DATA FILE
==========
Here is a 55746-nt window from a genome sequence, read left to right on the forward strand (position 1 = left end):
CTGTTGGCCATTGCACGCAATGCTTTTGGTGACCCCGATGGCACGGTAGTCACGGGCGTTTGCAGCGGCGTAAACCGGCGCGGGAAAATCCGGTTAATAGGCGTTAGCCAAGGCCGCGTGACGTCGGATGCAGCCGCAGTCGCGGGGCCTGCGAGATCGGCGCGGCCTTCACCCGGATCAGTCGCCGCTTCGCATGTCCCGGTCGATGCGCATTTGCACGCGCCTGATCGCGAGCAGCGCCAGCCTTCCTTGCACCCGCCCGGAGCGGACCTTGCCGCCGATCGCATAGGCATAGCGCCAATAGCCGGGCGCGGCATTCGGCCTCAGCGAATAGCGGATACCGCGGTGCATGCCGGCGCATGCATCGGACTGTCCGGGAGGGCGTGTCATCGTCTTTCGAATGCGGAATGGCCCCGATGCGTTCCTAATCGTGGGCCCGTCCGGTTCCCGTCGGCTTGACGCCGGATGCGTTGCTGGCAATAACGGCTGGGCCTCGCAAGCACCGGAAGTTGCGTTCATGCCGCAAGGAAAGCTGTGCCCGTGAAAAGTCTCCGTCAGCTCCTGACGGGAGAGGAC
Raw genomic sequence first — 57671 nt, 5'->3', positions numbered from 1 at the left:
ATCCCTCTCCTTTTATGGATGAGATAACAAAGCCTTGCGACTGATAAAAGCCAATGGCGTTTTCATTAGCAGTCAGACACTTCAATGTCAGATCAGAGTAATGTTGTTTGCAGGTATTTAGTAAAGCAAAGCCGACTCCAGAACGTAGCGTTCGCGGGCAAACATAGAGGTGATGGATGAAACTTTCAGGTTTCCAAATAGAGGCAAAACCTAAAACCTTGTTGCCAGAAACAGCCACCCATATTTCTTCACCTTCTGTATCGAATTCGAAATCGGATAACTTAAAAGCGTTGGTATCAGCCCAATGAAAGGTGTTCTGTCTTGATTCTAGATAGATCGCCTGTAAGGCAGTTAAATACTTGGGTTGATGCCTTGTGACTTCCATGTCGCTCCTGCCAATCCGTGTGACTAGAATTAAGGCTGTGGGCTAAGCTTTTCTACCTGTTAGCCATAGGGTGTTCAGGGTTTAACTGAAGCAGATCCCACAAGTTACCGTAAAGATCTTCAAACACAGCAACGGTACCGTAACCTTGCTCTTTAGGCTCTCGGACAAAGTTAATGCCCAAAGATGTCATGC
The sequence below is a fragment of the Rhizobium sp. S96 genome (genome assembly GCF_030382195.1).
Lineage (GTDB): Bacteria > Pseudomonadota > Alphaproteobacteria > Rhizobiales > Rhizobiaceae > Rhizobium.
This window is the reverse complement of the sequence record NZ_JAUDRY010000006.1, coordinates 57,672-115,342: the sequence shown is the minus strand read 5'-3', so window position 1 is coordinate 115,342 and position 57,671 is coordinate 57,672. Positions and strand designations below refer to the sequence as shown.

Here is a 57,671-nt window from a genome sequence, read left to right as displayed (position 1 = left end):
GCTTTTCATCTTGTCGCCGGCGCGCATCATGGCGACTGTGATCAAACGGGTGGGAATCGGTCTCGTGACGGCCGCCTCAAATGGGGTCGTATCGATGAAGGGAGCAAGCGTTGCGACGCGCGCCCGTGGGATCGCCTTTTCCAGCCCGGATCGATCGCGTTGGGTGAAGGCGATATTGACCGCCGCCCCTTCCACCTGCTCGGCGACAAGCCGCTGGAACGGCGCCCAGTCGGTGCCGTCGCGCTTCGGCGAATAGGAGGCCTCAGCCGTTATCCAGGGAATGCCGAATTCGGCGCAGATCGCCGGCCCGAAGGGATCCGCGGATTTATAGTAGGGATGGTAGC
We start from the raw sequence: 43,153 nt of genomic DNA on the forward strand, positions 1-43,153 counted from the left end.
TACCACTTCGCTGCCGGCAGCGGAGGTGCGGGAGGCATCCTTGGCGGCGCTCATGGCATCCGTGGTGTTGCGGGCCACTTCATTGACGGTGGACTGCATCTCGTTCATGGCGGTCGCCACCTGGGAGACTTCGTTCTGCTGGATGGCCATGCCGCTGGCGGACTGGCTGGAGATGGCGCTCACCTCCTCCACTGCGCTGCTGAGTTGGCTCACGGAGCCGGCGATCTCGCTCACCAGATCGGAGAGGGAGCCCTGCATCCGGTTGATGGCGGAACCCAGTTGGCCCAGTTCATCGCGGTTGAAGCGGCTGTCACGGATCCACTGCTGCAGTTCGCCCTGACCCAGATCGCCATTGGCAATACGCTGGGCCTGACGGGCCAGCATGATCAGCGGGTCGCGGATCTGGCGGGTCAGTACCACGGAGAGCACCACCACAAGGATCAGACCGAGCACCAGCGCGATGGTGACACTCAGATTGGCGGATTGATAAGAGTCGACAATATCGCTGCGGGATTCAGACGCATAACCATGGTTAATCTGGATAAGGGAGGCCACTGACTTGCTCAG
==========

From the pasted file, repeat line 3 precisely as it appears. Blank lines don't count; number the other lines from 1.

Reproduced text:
Raw genomic sequence first — 57671 nt, 5'->3', positions numbered from 1 at the left: